President Obama touts job growth figures in July's unemployment report but says "too many folks out there" are looking for work. Mitt Romney calls it "another hammer blow."
President Obama's banker friend Robert Wolf told CNBC there are many bright spots in the economy, and that for every Obama foe like Donald Trump, there's an Obama supporter like Warren Buffett.
A tax system overhaul along the lines that Mitt Romney has proposed would give big tax cuts to high-income households and increase the tax burden on middle- and lower-income households, according to an analysis from economists at the Tax Policy Center, The New York Times reports.
Gore Vidal, the elegant, acerbic all-around man of letters who presided with a certain relish over what he declared to be the end of American civilization, died on Tuesday at his home in the Hollywood Hills section of Los Angeles, where he moved in 2003, after years of living in Ravello, Italy. He was 86. The New York Times reports.
Some Federal Reserve officials are reviving an idea that rose and fell with Alan Greenspan, the former Fed chairman, as they seek to persuade colleagues to take new action to stimulate growth, The New York Times reports.
With just 100 days left until the U.S. presidential election, investors are beginning to make bigger bets on which candidate will carry the day.
Mitt Romney told Jewish donors in Jerusalem on Monday that their culture is part of what has allowed Israel to be more economically successful than the Palestinians, outraging Palestinian leaders who called his comments racist and out of touch.
Former President Bill Clinton is set to play a central part in the Democratic convention, aides said, and will formally place President Obama’s name into nomination by delivering a prime-time speech designed to present a forceful economic argument why Obama deserves a second term, the New York Times reports.
On a trip to Israel, Mitt Romney is trying to win over a tiny sliver of a small — but powerful — section of the American electorate. President Barack Obama is doing the same at home.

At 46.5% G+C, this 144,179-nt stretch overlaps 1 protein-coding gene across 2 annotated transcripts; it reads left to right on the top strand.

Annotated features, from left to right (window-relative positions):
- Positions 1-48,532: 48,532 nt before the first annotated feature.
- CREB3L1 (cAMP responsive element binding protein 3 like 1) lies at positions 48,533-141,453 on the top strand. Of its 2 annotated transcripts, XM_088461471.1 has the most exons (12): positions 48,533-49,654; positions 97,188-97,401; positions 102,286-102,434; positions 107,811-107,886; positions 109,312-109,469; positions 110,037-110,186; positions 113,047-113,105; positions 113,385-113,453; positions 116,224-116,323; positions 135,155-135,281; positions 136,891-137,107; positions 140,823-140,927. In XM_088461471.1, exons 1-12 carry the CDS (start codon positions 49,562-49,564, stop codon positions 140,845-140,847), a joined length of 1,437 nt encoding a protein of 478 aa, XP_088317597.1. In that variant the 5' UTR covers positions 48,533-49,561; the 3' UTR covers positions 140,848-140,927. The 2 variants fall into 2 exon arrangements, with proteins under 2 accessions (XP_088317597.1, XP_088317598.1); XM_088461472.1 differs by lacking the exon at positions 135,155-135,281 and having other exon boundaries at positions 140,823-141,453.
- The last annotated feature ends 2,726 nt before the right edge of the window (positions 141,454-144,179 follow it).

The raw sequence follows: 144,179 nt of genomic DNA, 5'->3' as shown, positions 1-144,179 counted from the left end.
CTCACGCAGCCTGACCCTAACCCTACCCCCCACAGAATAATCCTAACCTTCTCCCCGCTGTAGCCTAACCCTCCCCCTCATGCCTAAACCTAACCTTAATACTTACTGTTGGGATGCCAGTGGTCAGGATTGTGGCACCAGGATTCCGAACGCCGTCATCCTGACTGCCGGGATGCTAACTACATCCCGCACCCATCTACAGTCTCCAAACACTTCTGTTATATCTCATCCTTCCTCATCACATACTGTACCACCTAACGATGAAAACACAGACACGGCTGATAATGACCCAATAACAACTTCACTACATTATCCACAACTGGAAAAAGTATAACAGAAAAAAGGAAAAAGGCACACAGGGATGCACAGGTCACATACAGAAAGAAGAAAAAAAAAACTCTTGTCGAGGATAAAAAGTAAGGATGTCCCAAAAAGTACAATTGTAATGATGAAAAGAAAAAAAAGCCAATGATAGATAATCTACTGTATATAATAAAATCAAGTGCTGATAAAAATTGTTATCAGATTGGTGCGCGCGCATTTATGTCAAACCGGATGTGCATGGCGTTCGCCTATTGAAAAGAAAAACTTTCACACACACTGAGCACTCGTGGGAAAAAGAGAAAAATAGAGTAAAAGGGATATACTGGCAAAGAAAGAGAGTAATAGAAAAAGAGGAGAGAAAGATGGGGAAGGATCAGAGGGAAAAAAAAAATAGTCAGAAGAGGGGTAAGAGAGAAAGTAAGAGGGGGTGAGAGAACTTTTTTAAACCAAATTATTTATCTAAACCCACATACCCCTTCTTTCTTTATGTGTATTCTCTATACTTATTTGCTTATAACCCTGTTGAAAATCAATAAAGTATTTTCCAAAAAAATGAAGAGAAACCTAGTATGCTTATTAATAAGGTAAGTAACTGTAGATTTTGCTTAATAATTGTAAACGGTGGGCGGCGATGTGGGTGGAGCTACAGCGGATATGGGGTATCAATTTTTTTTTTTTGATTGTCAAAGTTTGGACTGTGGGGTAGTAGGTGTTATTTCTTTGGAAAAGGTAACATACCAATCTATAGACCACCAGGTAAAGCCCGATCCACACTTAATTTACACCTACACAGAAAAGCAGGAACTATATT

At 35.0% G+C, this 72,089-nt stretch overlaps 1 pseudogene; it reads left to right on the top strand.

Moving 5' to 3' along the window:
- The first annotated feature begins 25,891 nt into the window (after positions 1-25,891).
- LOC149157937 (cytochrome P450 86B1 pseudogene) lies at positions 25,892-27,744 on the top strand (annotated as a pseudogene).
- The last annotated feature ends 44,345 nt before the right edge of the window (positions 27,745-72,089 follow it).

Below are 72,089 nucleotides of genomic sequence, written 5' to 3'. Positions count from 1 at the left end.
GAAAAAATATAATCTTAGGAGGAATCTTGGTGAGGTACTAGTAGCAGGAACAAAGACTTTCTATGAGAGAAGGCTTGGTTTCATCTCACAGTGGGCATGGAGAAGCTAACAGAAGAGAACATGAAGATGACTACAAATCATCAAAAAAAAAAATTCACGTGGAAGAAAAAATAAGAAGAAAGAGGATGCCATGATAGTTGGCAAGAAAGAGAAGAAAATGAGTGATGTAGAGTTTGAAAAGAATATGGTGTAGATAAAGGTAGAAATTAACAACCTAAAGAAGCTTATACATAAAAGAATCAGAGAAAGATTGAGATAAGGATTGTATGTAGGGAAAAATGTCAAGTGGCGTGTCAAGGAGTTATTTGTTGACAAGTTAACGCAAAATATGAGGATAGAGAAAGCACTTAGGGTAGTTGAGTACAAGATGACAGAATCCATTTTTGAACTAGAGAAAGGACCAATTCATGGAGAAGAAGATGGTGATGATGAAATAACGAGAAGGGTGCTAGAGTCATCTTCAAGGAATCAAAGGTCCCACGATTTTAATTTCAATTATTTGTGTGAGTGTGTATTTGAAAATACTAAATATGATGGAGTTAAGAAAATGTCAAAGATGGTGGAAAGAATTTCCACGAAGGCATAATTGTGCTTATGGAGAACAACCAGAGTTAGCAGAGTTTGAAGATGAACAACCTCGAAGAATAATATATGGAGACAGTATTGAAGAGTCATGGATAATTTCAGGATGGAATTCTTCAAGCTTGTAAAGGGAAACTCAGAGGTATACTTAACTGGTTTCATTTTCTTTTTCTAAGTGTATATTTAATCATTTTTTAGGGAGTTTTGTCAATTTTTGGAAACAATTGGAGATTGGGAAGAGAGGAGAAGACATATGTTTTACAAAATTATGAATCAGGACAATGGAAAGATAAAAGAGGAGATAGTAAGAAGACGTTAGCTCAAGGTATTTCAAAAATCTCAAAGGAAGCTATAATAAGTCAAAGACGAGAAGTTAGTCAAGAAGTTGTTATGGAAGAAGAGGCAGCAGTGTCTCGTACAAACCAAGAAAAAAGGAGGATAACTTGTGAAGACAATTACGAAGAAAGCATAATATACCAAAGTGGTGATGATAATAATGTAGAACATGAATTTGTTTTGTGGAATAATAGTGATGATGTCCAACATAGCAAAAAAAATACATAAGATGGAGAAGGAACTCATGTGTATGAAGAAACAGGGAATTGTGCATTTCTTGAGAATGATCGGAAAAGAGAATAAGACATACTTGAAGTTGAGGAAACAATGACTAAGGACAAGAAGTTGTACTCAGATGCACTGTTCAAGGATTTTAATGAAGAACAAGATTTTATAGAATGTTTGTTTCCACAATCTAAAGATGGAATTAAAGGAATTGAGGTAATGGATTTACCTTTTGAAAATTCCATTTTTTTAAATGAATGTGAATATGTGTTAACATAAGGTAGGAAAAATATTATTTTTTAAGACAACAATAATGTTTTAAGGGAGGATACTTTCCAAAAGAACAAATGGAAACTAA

President Obama continues to suffer the effects of economic pessimism in the race for the White House, but maintains a lead amid voters' personal misgivings about challenger Mitt Romney, according to the latest NBC News/Wall Street Journal poll.
Voters give Mitt Romney an edge over President Obama on ideas for lifting the struggling economy. But if you look at economic conditions in battleground states, that edge may not be as important as it seems.
Heavy attack ads are being aired in only parts of the country.
This inland port on the San Joaquin River recently became the largest city in the country to declare bankruptcy, but evidence of its unraveling has been mounting for years, The New York Times reports.
President Obama was once the fundraiser-in-chief. Now, he faces the very real threat of being the first president to be outspent by a challenger.
Mitt Romney is demanding that President Obama back away from his persistent attacks on Romney's record at Bain Capital, advising that it would be better "if you spent some time speaking about your record."
With nearly two-thirds of the US enduring drought conditions, food prices are expected to jump ahead of the November election. That could add to voter anxieties about the economy, the Christian Science Monitor reports.
Despite an uncertain future, the talk in Washington and on the campaign trail has dwelled largely on past battles rather than future challenges.
Hours after Mitt Romney was booed at the annual meeting of the NAACP, the civil rights group's leader lashed out at the Republican presidential hopeful, saying "showing up is half the battle."
Mitt Romney draws jeers from black voters as he criticizes President Barack Obama and pledges to repeal the Democrats' health care overhaul.
The debate over balancing taxing and spending has been raging across the country, and no two states have settled it more differently than Maryland and Kansas, the New York Times Reports.